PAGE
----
Yes, it happens. It’s real. And there are reasons it happens to some people, most of us, really, to some degree. It’s a natural reaction.
Think about it for a minute.
You work so hard at preparing for this one big, important day. For many of us it starts before Thanksgiving. We’re bombarded with Christmas shopping ads on the radio, TV, and social media almost as soon as Halloween is over.
Suddenly the stores are filling with gift ideas and holiday decorations. Craft stores are stuffed with Christmas goodies of every kind to make special gifts and fun projects for the kids and grandkids. You’re hearing wall to wall Christmas music everywhere you go.
It’s already overwhelming and it’s not even Thanksgiving.
There’s an unspoken push to rush to get everything done so you can have a picture perfect Christmas. Which actually doesn’t exist, by the way.
We’re almost as bad in our household. Our ten trees (yes, ten; read my series describing them “Each Tree Has a Story”) go up every year now before Thanksgiving. Why? Because I love the beauty of them and the way it brightens our home. It’s a lot of work, but I really do enjoy it.
But then there’s shopping, baking, gift wrapping (thank goodness for my husband who enjoys it), visits to Santa with the grandkids, Christmas lists, parties (well, not so many of them in recent years). It’s almost an overload, and for some people it is.
Instead of taking time to enjoy the beauty and peace of the season, many of us frantically rush around and knock ourselves out trying to be sure every little detail is perfect. Our lists have lists, even.
It just gets totally crazy.
And for those with kids, it’s even crazier, because they’re so excited about Santa Claus, and presents they just can’t wait. “How many more days, Mommy?” is heard at least ten times a day, or so it begins to seem.
And Christmas Eve sometimes brings panic in procrastinators who put everything off til the last minute. Those of us with lists go over them two or three more times to be sure everything is done, from presents for everyone on our lists to Christmas Day breakfast and dinner. Do we have everything? What did we forget? Instead of breathing a sigh of relief and relaxing, our nerves are on edge.
Then comes Christmas Day with all the madness. All the carefully wrapped gifts are torn open, wrapping paper and bows discarded everywhere, and quickly the room where presents are opened goes from beautiful anticipation of what’s inside those boxes and bags to a blur of chaos, trashed paper, and boxes piled around everywhere. And at our home, the grandkids deciding to play with the empty gift bags and putting the dogs’ toys in them to give as more “gifts”.
And suddenly it’s over. Done. All that hard work for an hour or two of excitement.
And now what? We have our traditional dinner and eat too much, friends and families may drop by, and then suddenly it’s over, almost as quickly as it began that morning.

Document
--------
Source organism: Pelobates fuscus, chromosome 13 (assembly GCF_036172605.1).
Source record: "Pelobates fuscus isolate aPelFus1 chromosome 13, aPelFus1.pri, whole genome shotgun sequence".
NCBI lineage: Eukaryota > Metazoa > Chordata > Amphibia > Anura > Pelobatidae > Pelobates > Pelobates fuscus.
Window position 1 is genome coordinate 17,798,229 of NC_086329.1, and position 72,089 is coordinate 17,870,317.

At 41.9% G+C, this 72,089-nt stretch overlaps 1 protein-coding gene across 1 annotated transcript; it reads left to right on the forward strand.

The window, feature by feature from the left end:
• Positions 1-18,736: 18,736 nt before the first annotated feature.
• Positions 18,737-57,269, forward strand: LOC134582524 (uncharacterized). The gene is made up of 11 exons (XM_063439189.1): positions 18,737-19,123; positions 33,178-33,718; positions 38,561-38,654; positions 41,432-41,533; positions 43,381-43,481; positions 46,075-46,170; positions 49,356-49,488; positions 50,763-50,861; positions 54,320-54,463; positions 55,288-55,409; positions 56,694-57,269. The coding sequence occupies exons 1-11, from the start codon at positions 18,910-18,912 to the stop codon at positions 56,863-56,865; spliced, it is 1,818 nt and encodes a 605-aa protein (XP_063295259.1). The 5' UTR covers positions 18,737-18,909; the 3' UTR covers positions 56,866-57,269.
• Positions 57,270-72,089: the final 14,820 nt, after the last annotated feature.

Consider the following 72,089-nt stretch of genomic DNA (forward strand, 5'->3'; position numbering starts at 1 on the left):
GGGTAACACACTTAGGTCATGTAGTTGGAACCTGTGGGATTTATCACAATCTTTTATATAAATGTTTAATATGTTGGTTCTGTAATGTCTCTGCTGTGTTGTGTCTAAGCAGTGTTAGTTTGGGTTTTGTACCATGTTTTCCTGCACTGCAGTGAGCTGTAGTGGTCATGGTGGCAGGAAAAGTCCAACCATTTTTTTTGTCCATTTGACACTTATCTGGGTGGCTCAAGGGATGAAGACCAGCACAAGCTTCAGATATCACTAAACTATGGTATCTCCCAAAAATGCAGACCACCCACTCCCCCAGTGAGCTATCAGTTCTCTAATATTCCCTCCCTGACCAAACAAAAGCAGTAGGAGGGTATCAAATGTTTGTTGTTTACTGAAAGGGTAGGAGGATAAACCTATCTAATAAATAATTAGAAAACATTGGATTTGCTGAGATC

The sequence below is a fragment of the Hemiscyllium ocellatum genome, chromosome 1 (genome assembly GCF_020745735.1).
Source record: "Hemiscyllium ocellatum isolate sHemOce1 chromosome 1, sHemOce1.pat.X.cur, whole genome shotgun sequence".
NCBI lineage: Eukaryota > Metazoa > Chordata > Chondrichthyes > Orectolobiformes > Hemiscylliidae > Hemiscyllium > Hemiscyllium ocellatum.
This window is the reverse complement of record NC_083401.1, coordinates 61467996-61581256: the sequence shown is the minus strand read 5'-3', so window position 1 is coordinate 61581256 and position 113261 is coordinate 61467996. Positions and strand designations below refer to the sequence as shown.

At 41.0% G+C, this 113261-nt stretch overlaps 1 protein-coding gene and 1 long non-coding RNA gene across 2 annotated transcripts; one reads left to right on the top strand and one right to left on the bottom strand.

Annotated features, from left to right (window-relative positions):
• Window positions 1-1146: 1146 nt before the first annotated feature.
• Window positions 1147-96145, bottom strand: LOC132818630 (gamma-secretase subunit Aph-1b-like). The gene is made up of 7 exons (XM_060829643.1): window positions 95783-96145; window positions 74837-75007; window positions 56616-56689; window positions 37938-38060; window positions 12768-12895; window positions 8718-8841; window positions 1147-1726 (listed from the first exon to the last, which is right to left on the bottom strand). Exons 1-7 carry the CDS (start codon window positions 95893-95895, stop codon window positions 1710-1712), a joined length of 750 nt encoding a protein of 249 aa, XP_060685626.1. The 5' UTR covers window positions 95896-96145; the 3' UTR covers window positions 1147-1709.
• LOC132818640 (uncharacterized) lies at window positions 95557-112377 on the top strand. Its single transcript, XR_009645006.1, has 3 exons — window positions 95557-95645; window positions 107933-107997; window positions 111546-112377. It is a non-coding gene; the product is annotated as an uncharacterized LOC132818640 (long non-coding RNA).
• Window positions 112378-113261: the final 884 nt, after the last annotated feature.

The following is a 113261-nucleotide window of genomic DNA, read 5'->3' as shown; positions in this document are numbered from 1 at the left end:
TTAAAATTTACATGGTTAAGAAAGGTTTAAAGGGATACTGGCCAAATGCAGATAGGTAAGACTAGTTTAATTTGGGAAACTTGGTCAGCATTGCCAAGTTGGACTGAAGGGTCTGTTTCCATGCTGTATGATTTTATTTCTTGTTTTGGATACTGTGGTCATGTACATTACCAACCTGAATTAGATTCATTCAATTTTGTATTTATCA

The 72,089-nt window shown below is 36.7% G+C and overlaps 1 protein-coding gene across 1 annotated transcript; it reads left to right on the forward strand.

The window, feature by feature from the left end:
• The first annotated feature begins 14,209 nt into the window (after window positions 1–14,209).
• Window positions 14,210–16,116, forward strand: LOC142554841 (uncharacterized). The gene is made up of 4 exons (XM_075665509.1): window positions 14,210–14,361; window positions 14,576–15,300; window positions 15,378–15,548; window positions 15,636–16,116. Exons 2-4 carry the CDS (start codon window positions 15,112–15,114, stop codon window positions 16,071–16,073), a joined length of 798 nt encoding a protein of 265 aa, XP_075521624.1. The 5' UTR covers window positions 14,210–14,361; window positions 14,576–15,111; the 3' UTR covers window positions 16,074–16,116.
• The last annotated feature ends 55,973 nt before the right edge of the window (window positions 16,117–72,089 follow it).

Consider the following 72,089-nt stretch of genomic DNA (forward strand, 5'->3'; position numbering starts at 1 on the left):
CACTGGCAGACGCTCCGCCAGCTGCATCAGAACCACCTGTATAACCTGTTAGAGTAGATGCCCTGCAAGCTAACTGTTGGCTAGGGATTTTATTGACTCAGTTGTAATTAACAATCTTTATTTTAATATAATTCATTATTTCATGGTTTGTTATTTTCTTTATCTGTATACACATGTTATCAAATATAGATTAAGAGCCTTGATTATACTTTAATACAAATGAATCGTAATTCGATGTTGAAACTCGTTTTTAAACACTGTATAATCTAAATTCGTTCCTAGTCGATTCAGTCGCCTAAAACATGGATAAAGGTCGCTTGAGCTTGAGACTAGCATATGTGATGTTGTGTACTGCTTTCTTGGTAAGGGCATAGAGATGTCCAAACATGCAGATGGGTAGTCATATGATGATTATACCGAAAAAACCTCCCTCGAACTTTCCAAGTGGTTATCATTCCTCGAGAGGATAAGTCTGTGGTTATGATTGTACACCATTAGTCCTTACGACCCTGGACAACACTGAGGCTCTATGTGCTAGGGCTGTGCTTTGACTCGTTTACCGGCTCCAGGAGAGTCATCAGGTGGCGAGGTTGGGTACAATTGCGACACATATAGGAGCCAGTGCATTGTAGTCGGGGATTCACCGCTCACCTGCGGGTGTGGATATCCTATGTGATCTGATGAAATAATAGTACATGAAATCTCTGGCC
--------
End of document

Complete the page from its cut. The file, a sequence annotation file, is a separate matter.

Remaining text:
To some of us it means another Christmas of happy memories to cherish. To some it’s a relief that it’s all over and things can return to normal again. To some it’s the opportunity to go out the next day and collect more things on sale for next Christmas. Like we really need to do that.
But for many others, it’s a sense of letdown. There’s nothing left to anticipate. There’s nothing to plan for right away. Nothing to look forward to with excitement. Just the remnants that have to be put away for another year.
Or for some, it’s disappointment that Christmas didn’t measure up to what they expected, what they wanted, or what they hoped for. All that hype and preparation, and for what?
Suddenly life returns with a vengeance. All the things we put out of our minds for this special time quickly come back, and once again we’re overwhelmed in a different way. This beautiful time of friends and family and joy we just experienced is gone.
Or so it seems. We think about how we’d like to go back to those feelings we had on Christmas Eve and Christmas Day, but sadly, the magic seems to be have left when the clock struck midnight. And now the winter is ahead and we realize it’s back to our day to day world. As if Christmas never happened.
We miss that anticipation of something wonderful being about to happen. And worry about what life is going to bring next. And it depresses a lot of people.
Why can’t every day have the excitement of Christmas? Wouldn’t it be nice? But then, we’d lose the sense of excitement of those special days in our lives.
Why not start changing your outlook now by taking a moment each day to think about something you’re anticipating. Not the daily dreading of a day that might not go as you’d like, but the anticipation that something wonderful could happen at any time. Something to look forward to.
A surprise phone call. A chance meeting with someone you never expected. A friend bringing good news. Reconnecting with people you haven’t seen in months, or even years.
Something great can happen at any time. And it usually does when you least expect it.
Because not everything wonderful that happens is limited to Christmas. That’s just the beginning. It’s time to turn those blues into sunshine.